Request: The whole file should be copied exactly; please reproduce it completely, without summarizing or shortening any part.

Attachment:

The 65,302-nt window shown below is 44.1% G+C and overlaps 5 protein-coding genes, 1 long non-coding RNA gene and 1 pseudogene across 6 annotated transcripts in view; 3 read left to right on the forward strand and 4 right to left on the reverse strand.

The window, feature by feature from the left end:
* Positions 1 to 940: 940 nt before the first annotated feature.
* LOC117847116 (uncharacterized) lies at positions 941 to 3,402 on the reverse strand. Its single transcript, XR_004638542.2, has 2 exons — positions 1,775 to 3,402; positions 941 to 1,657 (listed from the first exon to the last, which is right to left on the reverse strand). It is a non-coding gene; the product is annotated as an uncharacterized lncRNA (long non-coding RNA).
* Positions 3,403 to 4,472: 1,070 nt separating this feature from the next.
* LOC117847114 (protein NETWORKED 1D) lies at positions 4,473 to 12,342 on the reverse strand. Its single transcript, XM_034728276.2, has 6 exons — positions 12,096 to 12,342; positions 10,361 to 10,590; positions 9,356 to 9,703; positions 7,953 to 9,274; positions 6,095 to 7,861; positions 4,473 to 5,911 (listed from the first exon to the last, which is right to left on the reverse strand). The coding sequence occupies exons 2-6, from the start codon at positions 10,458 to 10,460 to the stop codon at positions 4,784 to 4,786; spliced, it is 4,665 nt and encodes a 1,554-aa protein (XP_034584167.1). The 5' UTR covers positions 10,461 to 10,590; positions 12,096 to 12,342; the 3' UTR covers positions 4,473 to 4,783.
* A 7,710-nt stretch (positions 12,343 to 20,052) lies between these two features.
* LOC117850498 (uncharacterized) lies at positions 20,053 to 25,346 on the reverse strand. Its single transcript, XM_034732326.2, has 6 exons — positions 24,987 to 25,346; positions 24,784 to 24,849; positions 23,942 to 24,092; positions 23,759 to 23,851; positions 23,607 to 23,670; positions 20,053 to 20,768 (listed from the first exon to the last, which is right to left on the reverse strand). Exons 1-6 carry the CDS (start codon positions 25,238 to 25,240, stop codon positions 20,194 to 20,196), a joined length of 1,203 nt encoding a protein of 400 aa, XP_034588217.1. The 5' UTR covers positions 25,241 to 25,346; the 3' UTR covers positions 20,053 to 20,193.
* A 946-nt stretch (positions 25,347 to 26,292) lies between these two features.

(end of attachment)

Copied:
The 65,302-nt window shown below is 44.1% G+C and overlaps 5 protein-coding genes, 1 long non-coding RNA gene and 1 pseudogene across 6 annotated transcripts in view; 3 read left to right on the forward strand and 4 right to left on the reverse strand.

The window, feature by feature from the left end:
* Positions 1 to 940: 940 nt before the first annotated feature.
* LOC117847116 (uncharacterized) lies at positions 941 to 3,402 on the reverse strand. Its single transcript, XR_004638542.2, has 2 exons — positions 1,775 to 3,402; positions 941 to 1,657 (listed from the first exon to the last, which is right to left on the reverse strand). It is a non-coding gene; the product is annotated as an uncharacterized lncRNA (long non-coding RNA).
* Positions 3,403 to 4,472: 1,070 nt separating this feature from the next.
* LOC117847114 (protein NETWORKED 1D) lies at positions 4,473 to 12,342 on the reverse strand. Its single transcript, XM_034728276.2, has 6 exons — positions 12,096 to 12,342; positions 10,361 to 10,590; positions 9,356 to 9,703; positions 7,953 to 9,274; positions 6,095 to 7,861; positions 4,473 to 5,911 (listed from the first exon to the last, which is right to left on the reverse strand). The coding sequence occupies exons 2-6, from the start codon at positions 10,458 to 10,460 to the stop codon at positions 4,784 to 4,786; spliced, it is 4,665 nt and encodes a 1,554-aa protein (XP_034584167.1). The 5' UTR covers positions 10,461 to 10,590; positions 12,096 to 12,342; the 3' UTR covers positions 4,473 to 4,783.
* A 7,710-nt stretch (positions 12,343 to 20,052) lies between these two features.
* LOC117850498 (uncharacterized) lies at positions 20,053 to 25,346 on the reverse strand. Its single transcript, XM_034732326.2, has 6 exons — positions 24,987 to 25,346; positions 24,784 to 24,849; positions 23,942 to 24,092; positions 23,759 to 23,851; positions 23,607 to 23,670; positions 20,053 to 20,768 (listed from the first exon to the last, which is right to left on the reverse strand). Exons 1-6 carry the CDS (start codon positions 25,238 to 25,240, stop codon positions 20,194 to 20,196), a joined length of 1,203 nt encoding a protein of 400 aa, XP_034588217.1. The 5' UTR covers positions 25,241 to 25,346; the 3' UTR covers positions 20,053 to 20,193.
* A 946-nt stretch (positions 25,347 to 26,292) lies between these two features.